• Getting the Dollar Down

    That dwindling band who continue to deny that our economy is being hurt by an overvalued currency will usually – in the face of the indisputable evidence – take refuge as a last resort in the assertion that “there is nothing much we can do anyway – we just have to live with it.”

    Nothing is further from the truth. We have an overvalued dollar – which continues to destroy jobs, weaken our industry, worsen our balance of trade, and increase our indebtedness – because that is what our policymakers choose.

    The usual assertion that there is nothing that can be done usually focuses on – and then dismisses – the possibility of intervening in the foreign exchange markets, as though this is the only option. But intervention is the least effective measure that could be taken; it is quite true the Reserve Bank, and its (comparatively) puny resources, would be quite unable to offset the huge flows of hot money that determine the value of our dollar. Intervention is merely a straw man that can be conveniently knocked down so as to distract attention from more effective options.

    That is not to say that the occasional selling of New Zealand dollars (as the Reserve Bank has done recently) would not be helpful in inducing a little doubt in the minds of speculators who are usually confident of a guaranteed interest rate premium and probably a capital gain as well, while the Governor’s unequivocal description of the dollar as “overvalued” was also a useful signal; but there are much more effective measures that can and should be taken.

    The first and most obvious step is to change the policies that inevitably force up the dollar’s value. We persist in paying an interest rate premium to overseas lenders to persuade them to lend us money; and the more we do that, we more we push up the dollar and weaken our economy, and – as a consequence – the more we have to borrow and therefore to offer high interest rates to persuade them to go on lending to us.

    We insist on creating this vicious circle, despite all the obvious downsides, because we assert that controlling inflation – not sustainable growth, not competitiveness, and not full employment – is the only goal of policy, and that raising interest rates is the only way of doing it. If we identified wider goals of policy, and stopped using interest rates and the exchange rate for literally counter-productive purposes (when we should be focusing directly on the actual causes of inflation, such as unrestrained bank lending for non-productive purposes), we could avoid repeatedly shooting ourselves in the foot.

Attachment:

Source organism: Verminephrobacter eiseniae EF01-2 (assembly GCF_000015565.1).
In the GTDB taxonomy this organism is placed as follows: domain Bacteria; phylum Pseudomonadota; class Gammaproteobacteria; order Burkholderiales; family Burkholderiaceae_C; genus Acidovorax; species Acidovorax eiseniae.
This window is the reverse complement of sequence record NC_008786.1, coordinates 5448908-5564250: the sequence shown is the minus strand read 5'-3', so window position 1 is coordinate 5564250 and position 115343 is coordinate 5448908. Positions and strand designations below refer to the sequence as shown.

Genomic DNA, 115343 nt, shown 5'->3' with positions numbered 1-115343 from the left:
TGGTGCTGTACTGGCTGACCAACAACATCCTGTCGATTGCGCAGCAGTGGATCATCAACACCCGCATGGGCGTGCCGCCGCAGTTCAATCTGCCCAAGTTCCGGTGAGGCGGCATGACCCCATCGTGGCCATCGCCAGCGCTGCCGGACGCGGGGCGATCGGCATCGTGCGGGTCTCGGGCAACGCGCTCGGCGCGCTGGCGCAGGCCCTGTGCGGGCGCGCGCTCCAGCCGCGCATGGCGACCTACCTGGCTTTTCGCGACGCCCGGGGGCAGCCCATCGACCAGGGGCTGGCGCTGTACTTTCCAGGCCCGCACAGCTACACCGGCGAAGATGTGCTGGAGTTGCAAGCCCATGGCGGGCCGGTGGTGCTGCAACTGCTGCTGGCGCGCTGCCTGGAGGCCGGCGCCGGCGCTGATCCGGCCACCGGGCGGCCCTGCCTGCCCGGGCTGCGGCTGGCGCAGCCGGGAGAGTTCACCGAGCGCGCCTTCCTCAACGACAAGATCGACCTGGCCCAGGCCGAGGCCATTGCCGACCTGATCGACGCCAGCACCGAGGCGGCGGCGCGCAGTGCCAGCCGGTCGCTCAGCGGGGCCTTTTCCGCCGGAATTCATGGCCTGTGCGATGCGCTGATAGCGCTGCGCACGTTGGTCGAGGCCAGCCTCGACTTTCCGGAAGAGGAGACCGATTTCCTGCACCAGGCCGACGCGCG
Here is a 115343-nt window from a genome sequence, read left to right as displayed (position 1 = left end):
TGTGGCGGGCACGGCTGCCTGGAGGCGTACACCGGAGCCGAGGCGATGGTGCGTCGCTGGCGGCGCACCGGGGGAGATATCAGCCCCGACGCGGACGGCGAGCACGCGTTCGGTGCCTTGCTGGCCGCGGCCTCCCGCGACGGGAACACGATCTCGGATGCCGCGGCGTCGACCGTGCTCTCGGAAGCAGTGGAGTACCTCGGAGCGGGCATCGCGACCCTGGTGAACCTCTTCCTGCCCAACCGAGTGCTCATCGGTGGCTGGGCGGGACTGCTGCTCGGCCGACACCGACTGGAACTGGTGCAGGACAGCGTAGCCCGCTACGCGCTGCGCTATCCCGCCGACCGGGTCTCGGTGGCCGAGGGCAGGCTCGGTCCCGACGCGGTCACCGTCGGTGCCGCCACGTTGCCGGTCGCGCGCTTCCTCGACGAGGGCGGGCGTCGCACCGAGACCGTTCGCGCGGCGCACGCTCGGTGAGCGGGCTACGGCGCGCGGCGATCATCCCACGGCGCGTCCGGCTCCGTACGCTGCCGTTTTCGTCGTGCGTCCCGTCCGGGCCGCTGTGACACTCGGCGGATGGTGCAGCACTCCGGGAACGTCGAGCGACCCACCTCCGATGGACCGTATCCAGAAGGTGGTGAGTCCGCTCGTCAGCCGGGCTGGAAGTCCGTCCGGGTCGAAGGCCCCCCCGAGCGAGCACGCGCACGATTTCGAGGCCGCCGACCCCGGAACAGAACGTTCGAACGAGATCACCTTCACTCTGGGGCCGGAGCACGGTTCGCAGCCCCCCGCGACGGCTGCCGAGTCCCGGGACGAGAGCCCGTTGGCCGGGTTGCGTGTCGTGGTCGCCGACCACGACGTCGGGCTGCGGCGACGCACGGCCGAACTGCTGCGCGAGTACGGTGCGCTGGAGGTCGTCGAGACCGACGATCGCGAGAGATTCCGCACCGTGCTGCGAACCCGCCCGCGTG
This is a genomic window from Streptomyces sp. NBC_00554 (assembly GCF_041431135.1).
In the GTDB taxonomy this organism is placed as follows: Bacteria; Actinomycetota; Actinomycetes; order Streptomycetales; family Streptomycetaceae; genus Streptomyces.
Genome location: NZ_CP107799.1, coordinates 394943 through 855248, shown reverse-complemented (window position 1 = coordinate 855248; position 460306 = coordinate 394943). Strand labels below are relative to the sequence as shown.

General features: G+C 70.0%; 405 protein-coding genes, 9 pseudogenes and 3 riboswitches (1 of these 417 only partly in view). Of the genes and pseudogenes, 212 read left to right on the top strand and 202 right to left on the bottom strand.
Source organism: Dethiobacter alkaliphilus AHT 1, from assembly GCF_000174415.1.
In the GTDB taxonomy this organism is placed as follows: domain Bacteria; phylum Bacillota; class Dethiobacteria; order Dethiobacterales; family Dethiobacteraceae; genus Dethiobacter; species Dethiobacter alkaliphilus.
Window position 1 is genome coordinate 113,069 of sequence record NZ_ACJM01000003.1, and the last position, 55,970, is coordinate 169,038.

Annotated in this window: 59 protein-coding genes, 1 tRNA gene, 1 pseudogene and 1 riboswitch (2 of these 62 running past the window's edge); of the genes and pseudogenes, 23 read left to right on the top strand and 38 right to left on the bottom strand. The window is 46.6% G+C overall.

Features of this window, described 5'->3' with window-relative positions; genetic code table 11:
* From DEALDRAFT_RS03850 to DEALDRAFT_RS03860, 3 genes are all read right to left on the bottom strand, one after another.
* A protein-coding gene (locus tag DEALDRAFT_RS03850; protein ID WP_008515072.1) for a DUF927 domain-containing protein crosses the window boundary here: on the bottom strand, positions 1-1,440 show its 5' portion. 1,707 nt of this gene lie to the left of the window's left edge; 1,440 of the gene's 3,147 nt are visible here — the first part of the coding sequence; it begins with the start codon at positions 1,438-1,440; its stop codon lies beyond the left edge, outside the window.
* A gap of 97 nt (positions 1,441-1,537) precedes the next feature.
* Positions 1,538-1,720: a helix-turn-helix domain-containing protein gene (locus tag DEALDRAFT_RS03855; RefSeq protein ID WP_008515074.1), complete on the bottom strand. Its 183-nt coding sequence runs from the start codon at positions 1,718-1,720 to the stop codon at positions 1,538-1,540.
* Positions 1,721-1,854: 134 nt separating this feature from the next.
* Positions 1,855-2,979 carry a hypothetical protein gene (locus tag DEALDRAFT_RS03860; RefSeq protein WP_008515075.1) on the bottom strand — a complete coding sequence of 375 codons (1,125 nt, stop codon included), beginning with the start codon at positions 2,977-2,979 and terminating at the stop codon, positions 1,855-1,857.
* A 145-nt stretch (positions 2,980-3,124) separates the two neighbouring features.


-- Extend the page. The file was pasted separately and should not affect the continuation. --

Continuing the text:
Other countries are rapidly learning these lessons; even the Governor-in-waiting of the Bank of England has signalled that he is ready to abandon inflation as the sole focus of policy. Sadly, so committed are our leaders to an increasingly discredited orthodoxy that they will not even contemplate any change. And our government has compounded this stubbornness by opposing policies that would help recovery from recession – and bring the exchange rate down at the same time.

    By identifying the reduction in its own deficit as the principal goal of policy, the government has signalled that its priority is the financial rather than the real economy in which most people live and work. This concern for the short-term value of financial assets ensures that foreign lenders will go on buying dollars, secure in the knowledge that nothing will be done to jeopardise “confidence” amongst financial institutions and that the dollar will go on rising.

    Other countries, by contrast, now know better. They know that the only way to escape recession is to get the economy moving again by improving competitiveness. They have increasingly turned to quantitative easing (or printing money) – as in the US and the US – or, even more interestingly and much more effectively, to fiscal stimulus – as in the case of Shinzo Abe’s new Japanese government. The effect of these measures is not only to encourage growth and recovery, and – interestingly – to get government deficits down, but also to devalue the currency; in the case of Japan, that goal is quite overt.

    These measures show that not only that these countries understand the importance of improving competitiveness by bringing down the value of their currencies but at the same time how easy it is to do so – just check out what has happened and is happening to the US dollar, the pound and the yen.

    We remain stubbornly in that dwindling group of countries whose priority is maintaining the value of the currency and who are willing to sacrifice everything, including recovery from recession, to that end. While others reduce the value of their currencies, we say we know better and continue to push up the value of our dollar.

    We have an overvalued dollar, in other words, because we choose to. When bankers, stockbrokers and other holders of financial assets assure us, in other words, that we “just have to live with it”, they are just putting their own sectional interest ahead of the rest of the economy.

    Bryan Gould

    2 February 2013